The part of Splatoon that is often completely forgotten about is its single-player campaign. And this is a crying shame, because it’s one of Nintendo’s most interesting and enjoyable games for a long time — the only downside to it all is that it’s a little bit short, especially when compared to sprawling monstrosities like Super Mario 3D World, which just keeps going and going and going every time you think it’s finished.
Rather than simply providing the opportunity to “practice” against computer-controlled bots, as with most multiplayer shooters, Splatoon’s single-player campaign is a discrete experience in its own right. While it uses the same basic controls and techniques as the multiplayer, the focus is very different: rather than battling for dominance of an open-plan map, you are instead working your way through a series of linear levels with a definite “goal point” to reach in case. There are also several hidden objects scattered throughout each stage, requiring you to make creative use of the techniques available to you to fully explore your environments.
The rather abstract nature of Splatoon’s single-player stages — typically strange structures floating in the sky — calls to mind various Super Mario games, and indeed there’s a lot in common with Nintendo’s flagship series. Additions to the formula such as the ability to cover a wall in ink and then “swim” up it mean it’s much more than a simple clone of the ageing plumber’s adventures, however, and some highly creative boss fights challenge you to make full use of all the techniques you’ve learned along the way.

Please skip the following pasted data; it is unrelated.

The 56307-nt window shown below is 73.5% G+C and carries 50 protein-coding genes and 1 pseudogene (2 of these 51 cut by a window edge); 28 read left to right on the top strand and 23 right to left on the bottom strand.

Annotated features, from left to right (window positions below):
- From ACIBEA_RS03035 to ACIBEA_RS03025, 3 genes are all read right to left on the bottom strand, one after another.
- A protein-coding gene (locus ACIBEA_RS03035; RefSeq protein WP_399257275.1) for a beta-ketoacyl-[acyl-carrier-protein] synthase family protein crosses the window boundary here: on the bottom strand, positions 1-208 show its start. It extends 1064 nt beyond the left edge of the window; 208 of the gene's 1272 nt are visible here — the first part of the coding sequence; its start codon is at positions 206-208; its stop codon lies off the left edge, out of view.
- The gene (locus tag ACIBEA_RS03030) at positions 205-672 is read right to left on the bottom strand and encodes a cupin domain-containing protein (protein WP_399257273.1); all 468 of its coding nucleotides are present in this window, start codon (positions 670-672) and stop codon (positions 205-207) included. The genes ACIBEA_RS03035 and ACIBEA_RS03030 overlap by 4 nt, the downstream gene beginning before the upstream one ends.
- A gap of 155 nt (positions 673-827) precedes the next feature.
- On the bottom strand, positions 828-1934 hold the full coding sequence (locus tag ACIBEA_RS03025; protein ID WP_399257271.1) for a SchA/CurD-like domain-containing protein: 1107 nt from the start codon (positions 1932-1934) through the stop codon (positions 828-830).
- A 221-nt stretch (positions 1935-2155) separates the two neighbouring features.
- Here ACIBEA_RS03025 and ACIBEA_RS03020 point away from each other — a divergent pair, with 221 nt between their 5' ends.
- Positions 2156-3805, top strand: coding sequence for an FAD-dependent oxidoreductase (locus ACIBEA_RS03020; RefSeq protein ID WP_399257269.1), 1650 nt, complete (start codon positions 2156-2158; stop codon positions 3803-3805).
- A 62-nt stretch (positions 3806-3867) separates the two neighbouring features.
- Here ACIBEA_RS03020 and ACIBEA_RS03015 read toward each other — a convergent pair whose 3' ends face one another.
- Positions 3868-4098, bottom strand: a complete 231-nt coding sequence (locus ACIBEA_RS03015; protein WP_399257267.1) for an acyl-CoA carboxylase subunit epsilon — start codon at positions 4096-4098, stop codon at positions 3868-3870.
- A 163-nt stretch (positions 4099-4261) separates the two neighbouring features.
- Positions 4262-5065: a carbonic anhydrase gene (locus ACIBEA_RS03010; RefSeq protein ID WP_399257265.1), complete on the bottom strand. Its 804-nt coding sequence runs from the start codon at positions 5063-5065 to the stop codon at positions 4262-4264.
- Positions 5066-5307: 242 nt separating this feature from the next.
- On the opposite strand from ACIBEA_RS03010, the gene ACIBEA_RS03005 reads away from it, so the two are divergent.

Like most of Nintendo’s first-party games, Splatoon’s single-player is designed to introduce you to things gently and one at a time, with the final stages becoming a formidable challenge where you’re expected to demonstrate complete mastery of everything you’ve been taught prior to this point. It’s well-paced and never gets bogged down too much in a single “trick”; in this sense, it’s probably not necessarily too much of a bad thing that it’s a little on the short side. And, perhaps best of all, without realising it, while you’re mastering the techniques required to conquer the single-player campaign, you’re actually developing a variety of skills that will be of great use to you in multiplayer.
Splatoon is accessible, charming and immensely stylish. Its characters, entirely original creations for the franchise, are absolutely wonderful, effortlessly blending “cool” and “cute” in a way that means they’re never quite crossing that invisible line in either direction that would make them “annoying”. It’s a distinctive, original work as a whole — still recognisably Nintendo, but with a thoroughly modern feel about it that will make both newcomers to this type of game and seasoned veterans all feel very much at home.
More than anything, though, it’s just damn fun.
Wii U Essentials is a series of articles that each focus on a single retail game from the Wii U’s library. These articles aim to build a comprehensive record of this turbulent period in Nintendo’s history: a time when the company released some of its very finest games, yet it struggled to recapture popular attention and commercial success in the same way as the original Wii did.